They’re quick, convenient and they deliver caffeine in a drink most people would consider “coffee;” and the growing market share of single-serving coffee makers have even some java purists in Western Pennsylvania weighing whether to grab for a piece of the “K-Cup” market.
The single-serving cups often going by the brand name, K-Cups, remain popular — the National Coffee Association estimated that 33 percent of American households have a Keurig or similar single-serve brewer as of 2017, up from 29 percent last year — but the coffee pods can be expensive or labor-intensive to package; can leave behind plastic, foil and cardboard waste; and aren’t as flavorful as freshly-ground beans.
That hasn’t stopped shops like East Liberty-based Zeke’s, Wilkinsburg’s Biddle’s Escape and Friendship-based chain Crazy Mocha from exploring the market; while McKees Rocks-based Fortune’s Coffee already has its own locally-made cups for sale in 80 grocery stores.
The Zeke’s Coffee in Baltimore, where the brand was started by another member of the family that spun off the Pittsburgh and Washington, D.C. locations, makes and sells “Z-Cups” in stores and online. But their Pittsburgh affiliate says local single-serve cups are still at least a year off, pending more hiring and equipment purchases.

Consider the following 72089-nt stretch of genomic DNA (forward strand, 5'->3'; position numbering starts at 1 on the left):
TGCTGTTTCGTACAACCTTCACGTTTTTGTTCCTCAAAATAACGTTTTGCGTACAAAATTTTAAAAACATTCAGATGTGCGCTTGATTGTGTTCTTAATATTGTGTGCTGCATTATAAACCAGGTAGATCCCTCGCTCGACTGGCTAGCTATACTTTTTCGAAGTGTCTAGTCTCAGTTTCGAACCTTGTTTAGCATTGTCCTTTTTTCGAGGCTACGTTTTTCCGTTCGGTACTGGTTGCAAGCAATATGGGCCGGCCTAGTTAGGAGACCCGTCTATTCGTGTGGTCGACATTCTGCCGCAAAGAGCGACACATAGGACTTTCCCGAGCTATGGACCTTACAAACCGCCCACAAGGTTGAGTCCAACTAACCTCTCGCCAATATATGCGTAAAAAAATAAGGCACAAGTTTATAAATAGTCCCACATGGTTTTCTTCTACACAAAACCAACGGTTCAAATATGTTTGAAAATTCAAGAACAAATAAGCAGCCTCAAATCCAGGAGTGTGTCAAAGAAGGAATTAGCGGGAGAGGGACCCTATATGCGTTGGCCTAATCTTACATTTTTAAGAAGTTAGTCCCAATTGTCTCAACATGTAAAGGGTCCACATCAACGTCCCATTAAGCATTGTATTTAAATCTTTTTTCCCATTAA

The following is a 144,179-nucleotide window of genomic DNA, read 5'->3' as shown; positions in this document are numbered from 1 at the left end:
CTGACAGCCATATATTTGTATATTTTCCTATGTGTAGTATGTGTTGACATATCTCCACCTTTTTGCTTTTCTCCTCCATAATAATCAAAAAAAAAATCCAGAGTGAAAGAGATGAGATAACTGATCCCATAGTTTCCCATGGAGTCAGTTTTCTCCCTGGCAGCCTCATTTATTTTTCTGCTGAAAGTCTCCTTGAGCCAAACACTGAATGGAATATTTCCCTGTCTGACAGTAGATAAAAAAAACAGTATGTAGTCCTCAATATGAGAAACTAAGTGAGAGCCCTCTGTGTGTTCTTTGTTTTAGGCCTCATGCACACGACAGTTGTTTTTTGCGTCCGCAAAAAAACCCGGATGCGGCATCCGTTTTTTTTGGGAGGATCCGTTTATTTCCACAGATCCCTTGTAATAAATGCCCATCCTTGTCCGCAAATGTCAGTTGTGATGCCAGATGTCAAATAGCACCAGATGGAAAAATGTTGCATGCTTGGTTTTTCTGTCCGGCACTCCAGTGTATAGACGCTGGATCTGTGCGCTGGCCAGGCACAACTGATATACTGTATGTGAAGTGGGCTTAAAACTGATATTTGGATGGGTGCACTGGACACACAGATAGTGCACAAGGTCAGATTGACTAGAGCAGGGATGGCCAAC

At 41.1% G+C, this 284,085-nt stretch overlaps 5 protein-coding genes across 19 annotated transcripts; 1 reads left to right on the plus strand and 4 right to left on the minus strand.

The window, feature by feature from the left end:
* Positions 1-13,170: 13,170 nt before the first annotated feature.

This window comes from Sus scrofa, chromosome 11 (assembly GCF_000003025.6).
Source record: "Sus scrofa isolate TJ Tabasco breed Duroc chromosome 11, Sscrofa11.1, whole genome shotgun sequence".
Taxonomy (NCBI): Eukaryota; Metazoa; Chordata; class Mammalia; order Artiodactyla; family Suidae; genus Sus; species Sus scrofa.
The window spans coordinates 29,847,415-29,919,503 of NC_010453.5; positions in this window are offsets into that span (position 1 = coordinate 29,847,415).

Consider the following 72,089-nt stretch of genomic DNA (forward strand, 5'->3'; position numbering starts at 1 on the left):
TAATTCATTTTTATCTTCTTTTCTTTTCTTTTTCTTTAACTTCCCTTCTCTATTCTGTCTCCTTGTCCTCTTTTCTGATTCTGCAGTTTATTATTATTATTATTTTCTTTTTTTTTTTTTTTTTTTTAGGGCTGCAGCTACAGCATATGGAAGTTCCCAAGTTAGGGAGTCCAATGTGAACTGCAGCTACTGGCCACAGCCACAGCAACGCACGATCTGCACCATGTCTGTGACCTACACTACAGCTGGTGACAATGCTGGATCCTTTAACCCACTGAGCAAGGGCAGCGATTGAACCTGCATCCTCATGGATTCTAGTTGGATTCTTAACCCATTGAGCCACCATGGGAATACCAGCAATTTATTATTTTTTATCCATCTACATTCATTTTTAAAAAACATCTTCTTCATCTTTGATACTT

“I’ve been against the K-Cup market for quite a few years because of the waste, but our Baltimore side found biodegradable cups they are using,” said Chad Hammitt, general manager of East Liberty-based Zeke’s. “It’s definitely on our radar… We’re interested, but we have a little less staff than Baltimore, so right now we don’t have the man-hours.”
The Baltimore branch has simple packaging machinery that requires staff to hand-fill and seal the cups, he said. More automated machines can cost from $75,000 to hundreds of thousands of dollars, depending on their size.
“It’s a growing market. We recently got into both Whole Foods and Giant Eagle (selling bagged coffee), and they’ve both expressed interest in the product,” Hammitt said.
Biddle’s Escape is still searching for the right materials and machinery, but is also definitely interested in breaking into single-serve cups, said owner Joe Davis.
“Until we can do it biodegradable, I really don’t want to get behind it… We want it to be environmentally sound,” Davis said. “In a worst-case scenario, I really don’t want non-biodegradable, but if there’s enough demand… you have to start somewhere.”
He’s working with a Pittsburgh-area company trying to create their own machine using environmentally-friendly cups, and would like to start a new facility in Wilkinsburg to do the roasting and packaging alongside training baristas and roasters. Some of the creative staff at the shop have already helped design the packaging, Davis said.
Crazy Mocha is also exploring single-serve cups and would want a new space to make them in, said owner Ken Zeff. But rather than focusing on individual consumers buying a box or two at a time, he was aiming to sell whole cases to offices and businesses for their break rooms.